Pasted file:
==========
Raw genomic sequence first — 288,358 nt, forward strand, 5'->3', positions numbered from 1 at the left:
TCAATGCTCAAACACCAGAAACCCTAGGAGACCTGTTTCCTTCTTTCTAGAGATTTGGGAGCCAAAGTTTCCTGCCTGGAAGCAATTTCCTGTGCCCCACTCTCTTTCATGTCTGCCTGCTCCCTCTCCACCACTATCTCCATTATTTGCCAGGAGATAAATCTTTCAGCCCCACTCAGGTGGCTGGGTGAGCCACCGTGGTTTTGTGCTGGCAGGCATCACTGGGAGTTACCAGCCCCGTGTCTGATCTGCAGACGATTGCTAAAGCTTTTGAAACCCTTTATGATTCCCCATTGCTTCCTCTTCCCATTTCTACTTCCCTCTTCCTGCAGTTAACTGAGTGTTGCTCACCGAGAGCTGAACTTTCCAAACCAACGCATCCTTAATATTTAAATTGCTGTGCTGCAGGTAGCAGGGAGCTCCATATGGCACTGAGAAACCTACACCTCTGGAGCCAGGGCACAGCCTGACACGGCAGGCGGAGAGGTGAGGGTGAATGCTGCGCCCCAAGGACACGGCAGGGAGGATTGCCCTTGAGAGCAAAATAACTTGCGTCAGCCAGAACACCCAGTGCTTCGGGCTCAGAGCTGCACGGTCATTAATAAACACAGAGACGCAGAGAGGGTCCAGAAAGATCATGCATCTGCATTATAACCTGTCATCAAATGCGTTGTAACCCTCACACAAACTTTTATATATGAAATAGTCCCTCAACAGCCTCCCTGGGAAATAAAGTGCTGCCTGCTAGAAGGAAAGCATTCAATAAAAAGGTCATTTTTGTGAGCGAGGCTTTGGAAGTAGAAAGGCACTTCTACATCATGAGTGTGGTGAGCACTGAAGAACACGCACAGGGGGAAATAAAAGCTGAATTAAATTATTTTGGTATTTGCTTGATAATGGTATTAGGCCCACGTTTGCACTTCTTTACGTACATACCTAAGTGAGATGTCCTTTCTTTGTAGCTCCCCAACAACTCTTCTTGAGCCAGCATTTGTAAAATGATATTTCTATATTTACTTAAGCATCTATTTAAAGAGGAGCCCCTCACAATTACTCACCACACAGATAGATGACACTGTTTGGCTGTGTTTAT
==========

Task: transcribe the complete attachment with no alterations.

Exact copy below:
Raw genomic sequence first — 288,358 nt, forward strand, 5'->3', positions numbered from 1 at the left:
TCAATGCTCAAACACCAGAAACCCTAGGAGACCTGTTTCCTTCTTTCTAGAGATTTGGGAGCCAAAGTTTCCTGCCTGGAAGCAATTTCCTGTGCCCCACTCTCTTTCATGTCTGCCTGCTCCCTCTCCACCACTATCTCCATTATTTGCCAGGAGATAAATCTTTCAGCCCCACTCAGGTGGCTGGGTGAGCCACCGTGGTTTTGTGCTGGCAGGCATCACTGGGAGTTACCAGCCCCGTGTCTGATCTGCAGACGATTGCTAAAGCTTTTGAAACCCTTTATGATTCCCCATTGCTTCCTCTTCCCATTTCTACTTCCCTCTTCCTGCAGTTAACTGAGTGTTGCTCACCGAGAGCTGAACTTTCCAAACCAACGCATCCTTAATATTTAAATTGCTGTGCTGCAGGTAGCAGGGAGCTCCATATGGCACTGAGAAACCTACACCTCTGGAGCCAGGGCACAGCCTGACACGGCAGGCGGAGAGGTGAGGGTGAATGCTGCGCCCCAAGGACACGGCAGGGAGGATTGCCCTTGAGAGCAAAATAACTTGCGTCAGCCAGAACACCCAGTGCTTCGGGCTCAGAGCTGCACGGTCATTAATAAACACAGAGACGCAGAGAGGGTCCAGAAAGATCATGCATCTGCATTATAACCTGTCATCAAATGCGTTGTAACCCTCACACAAACTTTTATATATGAAATAGTCCCTCAACAGCCTCCCTGGGAAATAAAGTGCTGCCTGCTAGAAGGAAAGCATTCAATAAAAAGGTCATTTTTGTGAGCGAGGCTTTGGAAGTAGAAAGGCACTTCTACATCATGAGTGTGGTGAGCACTGAAGAACACGCACAGGGGGAAATAAAAGCTGAATTAAATTATTTTGGTATTTGCTTGATAATGGTATTAGGCCCACGTTTGCACTTCTTTACGTACATACCTAAGTGAGATGTCCTTTCTTTGTAGCTCCCCAACAACTCTTCTTGAGCCAGCATTTGTAAAATGATATTTCTATATTTACTTAAGCATCTATTTAAAGAGGAGCCCCTCACAATTACTCACCACACAGATAGATGACACTGTTTGGCTGTGTTTAT